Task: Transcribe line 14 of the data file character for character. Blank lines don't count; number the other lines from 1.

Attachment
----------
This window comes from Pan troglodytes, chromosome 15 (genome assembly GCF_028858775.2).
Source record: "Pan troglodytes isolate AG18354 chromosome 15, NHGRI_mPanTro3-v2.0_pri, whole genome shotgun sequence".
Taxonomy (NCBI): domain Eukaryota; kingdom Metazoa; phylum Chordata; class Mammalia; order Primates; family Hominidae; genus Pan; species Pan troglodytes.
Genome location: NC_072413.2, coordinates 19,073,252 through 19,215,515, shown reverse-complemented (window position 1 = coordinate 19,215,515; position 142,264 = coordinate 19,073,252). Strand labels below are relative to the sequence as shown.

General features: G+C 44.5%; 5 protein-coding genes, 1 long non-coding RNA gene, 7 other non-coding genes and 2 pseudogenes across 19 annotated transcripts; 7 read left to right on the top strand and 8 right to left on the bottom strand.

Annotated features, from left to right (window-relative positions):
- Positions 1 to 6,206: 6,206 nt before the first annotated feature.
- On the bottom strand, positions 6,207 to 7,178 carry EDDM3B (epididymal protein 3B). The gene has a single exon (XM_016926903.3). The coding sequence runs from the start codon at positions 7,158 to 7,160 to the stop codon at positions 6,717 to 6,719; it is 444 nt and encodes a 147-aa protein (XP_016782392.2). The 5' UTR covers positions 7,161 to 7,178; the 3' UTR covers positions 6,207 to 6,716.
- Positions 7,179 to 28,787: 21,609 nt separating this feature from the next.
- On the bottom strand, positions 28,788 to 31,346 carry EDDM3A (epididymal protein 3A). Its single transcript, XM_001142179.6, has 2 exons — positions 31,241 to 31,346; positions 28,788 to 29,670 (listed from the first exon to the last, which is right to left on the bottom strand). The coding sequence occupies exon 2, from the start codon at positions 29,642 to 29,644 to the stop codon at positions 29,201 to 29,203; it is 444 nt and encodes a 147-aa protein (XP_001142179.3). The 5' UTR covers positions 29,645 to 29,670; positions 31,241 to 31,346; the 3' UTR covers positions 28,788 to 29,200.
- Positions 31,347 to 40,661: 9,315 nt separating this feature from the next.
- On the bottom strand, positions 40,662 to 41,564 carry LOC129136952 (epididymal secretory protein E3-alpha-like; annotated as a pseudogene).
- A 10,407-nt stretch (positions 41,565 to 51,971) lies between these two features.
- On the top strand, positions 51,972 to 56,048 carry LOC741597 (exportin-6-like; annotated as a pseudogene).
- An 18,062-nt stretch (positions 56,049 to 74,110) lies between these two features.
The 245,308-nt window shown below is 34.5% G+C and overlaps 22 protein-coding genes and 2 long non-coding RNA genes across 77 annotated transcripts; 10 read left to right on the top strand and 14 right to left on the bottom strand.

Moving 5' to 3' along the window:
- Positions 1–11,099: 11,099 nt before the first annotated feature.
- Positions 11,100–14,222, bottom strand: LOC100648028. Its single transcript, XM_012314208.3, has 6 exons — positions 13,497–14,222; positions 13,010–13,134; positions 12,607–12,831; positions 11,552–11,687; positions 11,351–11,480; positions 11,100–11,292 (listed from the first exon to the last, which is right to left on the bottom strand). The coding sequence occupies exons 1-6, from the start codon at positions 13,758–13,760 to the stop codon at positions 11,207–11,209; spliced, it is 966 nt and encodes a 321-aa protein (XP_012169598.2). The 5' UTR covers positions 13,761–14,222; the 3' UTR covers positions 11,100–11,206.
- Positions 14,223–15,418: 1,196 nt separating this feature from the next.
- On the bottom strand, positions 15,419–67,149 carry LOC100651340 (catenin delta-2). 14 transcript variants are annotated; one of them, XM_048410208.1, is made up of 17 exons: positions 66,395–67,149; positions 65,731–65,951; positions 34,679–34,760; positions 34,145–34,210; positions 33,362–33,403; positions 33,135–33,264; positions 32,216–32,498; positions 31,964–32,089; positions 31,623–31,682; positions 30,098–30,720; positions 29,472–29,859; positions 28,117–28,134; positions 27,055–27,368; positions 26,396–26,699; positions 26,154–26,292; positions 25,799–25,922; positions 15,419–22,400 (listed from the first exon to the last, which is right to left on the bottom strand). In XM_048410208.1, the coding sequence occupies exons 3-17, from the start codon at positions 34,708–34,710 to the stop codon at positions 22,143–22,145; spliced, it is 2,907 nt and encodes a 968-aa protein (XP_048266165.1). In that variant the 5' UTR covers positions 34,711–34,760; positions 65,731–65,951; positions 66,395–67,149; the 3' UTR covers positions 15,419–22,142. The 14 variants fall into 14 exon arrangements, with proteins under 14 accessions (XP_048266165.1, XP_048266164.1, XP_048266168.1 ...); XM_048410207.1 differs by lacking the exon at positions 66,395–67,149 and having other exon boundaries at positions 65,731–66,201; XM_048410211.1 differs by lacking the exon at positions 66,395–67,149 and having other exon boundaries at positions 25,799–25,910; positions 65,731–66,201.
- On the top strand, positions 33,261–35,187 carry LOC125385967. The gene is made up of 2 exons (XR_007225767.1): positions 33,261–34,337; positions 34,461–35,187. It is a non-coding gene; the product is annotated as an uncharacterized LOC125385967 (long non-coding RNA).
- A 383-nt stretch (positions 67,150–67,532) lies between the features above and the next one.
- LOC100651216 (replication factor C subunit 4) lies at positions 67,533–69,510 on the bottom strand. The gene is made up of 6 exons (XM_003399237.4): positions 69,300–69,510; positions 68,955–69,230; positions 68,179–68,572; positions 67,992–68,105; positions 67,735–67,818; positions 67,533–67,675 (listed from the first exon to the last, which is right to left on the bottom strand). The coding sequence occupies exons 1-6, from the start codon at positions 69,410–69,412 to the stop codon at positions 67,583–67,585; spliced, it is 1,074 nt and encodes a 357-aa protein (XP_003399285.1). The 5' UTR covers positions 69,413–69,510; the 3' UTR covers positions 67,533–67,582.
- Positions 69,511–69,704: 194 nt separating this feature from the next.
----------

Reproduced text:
- On the top strand, positions 51,972 to 56,048 carry LOC741597 (exportin-6-like; annotated as a pseudogene).